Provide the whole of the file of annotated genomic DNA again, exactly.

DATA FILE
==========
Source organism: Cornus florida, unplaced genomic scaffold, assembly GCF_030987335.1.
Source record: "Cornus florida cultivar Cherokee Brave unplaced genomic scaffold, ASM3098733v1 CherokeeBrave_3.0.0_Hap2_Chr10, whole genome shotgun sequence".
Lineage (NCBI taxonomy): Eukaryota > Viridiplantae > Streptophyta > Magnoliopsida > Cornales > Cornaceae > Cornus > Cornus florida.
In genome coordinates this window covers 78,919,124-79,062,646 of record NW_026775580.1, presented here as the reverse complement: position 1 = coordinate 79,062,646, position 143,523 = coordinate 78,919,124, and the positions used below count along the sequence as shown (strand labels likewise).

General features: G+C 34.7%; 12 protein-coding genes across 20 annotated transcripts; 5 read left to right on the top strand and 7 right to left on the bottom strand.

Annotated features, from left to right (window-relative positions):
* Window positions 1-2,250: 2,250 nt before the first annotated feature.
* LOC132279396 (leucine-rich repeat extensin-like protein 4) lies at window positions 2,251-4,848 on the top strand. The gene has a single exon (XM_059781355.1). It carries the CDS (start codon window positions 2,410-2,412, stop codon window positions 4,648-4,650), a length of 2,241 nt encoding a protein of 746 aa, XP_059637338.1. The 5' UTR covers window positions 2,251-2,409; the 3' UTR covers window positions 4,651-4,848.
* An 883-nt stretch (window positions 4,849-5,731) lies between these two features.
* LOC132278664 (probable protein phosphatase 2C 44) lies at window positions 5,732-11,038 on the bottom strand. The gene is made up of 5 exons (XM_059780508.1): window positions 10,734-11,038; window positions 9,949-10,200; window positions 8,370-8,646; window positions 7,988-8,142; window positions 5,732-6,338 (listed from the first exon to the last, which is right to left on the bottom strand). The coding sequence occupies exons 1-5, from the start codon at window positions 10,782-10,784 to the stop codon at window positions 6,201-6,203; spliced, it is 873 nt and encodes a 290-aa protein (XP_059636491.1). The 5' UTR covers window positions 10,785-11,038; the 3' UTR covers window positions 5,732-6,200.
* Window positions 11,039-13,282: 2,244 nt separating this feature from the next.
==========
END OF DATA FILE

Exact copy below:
Source organism: Cornus florida, unplaced genomic scaffold, assembly GCF_030987335.1.
Source record: "Cornus florida cultivar Cherokee Brave unplaced genomic scaffold, ASM3098733v1 CherokeeBrave_3.0.0_Hap2_Chr10, whole genome shotgun sequence".
Lineage (NCBI taxonomy): Eukaryota > Viridiplantae > Streptophyta > Magnoliopsida > Cornales > Cornaceae > Cornus > Cornus florida.
In genome coordinates this window covers 78,919,124-79,062,646 of record NW_026775580.1, presented here as the reverse complement: position 1 = coordinate 79,062,646, position 143,523 = coordinate 78,919,124, and the positions used below count along the sequence as shown (strand labels likewise).

General features: G+C 34.7%; 12 protein-coding genes across 20 annotated transcripts; 5 read left to right on the top strand and 7 right to left on the bottom strand.

Annotated features, from left to right (window-relative positions):
* Window positions 1-2,250: 2,250 nt before the first annotated feature.
* LOC132279396 (leucine-rich repeat extensin-like protein 4) lies at window positions 2,251-4,848 on the top strand. The gene has a single exon (XM_059781355.1). It carries the CDS (start codon window positions 2,410-2,412, stop codon window positions 4,648-4,650), a length of 2,241 nt encoding a protein of 746 aa, XP_059637338.1. The 5' UTR covers window positions 2,251-2,409; the 3' UTR covers window positions 4,651-4,848.
* An 883-nt stretch (window positions 4,849-5,731) lies between these two features.
* LOC132278664 (probable protein phosphatase 2C 44) lies at window positions 5,732-11,038 on the bottom strand. The gene is made up of 5 exons (XM_059780508.1): window positions 10,734-11,038; window positions 9,949-10,200; window positions 8,370-8,646; window positions 7,988-8,142; window positions 5,732-6,338 (listed from the first exon to the last, which is right to left on the bottom strand). The coding sequence occupies exons 1-5, from the start codon at window positions 10,782-10,784 to the stop codon at window positions 6,201-6,203; spliced, it is 873 nt and encodes a 290-aa protein (XP_059636491.1). The 5' UTR covers window positions 10,785-11,038; the 3' UTR covers window positions 5,732-6,200.
* Window positions 11,039-13,282: 2,244 nt separating this feature from the next.